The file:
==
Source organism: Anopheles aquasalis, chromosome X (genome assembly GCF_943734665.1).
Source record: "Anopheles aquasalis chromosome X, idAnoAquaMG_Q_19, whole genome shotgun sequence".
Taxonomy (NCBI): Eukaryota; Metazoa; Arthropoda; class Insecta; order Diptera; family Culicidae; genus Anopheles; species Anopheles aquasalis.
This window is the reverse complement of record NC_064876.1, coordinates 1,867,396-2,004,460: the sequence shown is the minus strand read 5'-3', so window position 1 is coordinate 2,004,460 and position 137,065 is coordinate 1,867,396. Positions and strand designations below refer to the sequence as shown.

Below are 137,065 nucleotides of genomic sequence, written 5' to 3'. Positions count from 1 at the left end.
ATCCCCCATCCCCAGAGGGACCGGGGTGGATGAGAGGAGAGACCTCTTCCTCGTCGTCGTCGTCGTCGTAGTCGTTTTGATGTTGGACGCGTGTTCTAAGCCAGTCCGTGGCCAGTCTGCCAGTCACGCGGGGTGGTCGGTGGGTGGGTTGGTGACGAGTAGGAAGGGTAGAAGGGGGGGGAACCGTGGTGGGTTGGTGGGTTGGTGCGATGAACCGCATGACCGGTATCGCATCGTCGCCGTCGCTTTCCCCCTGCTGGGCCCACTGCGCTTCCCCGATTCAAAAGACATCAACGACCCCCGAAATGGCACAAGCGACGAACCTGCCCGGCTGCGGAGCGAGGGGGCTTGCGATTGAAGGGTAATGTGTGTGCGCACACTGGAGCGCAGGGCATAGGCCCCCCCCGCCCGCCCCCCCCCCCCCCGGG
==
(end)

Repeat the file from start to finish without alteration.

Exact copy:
Source organism: Anopheles aquasalis, chromosome X (genome assembly GCF_943734665.1).
Source record: "Anopheles aquasalis chromosome X, idAnoAquaMG_Q_19, whole genome shotgun sequence".
Taxonomy (NCBI): Eukaryota; Metazoa; Arthropoda; class Insecta; order Diptera; family Culicidae; genus Anopheles; species Anopheles aquasalis.
This window is the reverse complement of record NC_064876.1, coordinates 1,867,396-2,004,460: the sequence shown is the minus strand read 5'-3', so window position 1 is coordinate 2,004,460 and position 137,065 is coordinate 1,867,396. Positions and strand designations below refer to the sequence as shown.

Below are 137,065 nucleotides of genomic sequence, written 5' to 3'. Positions count from 1 at the left end.
ATCCCCCATCCCCAGAGGGACCGGGGTGGATGAGAGGAGAGACCTCTTCCTCGTCGTCGTCGTCGTCGTAGTCGTTTTGATGTTGGACGCGTGTTCTAAGCCAGTCCGTGGCCAGTCTGCCAGTCACGCGGGGTGGTCGGTGGGTGGGTTGGTGACGAGTAGGAAGGGTAGAAGGGGGGGGAACCGTGGTGGGTTGGTGGGTTGGTGCGATGAACCGCATGACCGGTATCGCATCGTCGCCGTCGCTTTCCCCCTGCTGGGCCCACTGCGCTTCCCCGATTCAAAAGACATCAACGACCCCCGAAATGGCACAAGCGACGAACCTGCCCGGCTGCGGAGCGAGGGGGCTTGCGATTGAAGGGTAATGTGTGTGCGCACACTGGAGCGCAGGGCATAGGCCCCCCCCGCCCGCCCCCCCCCCCCCCGGG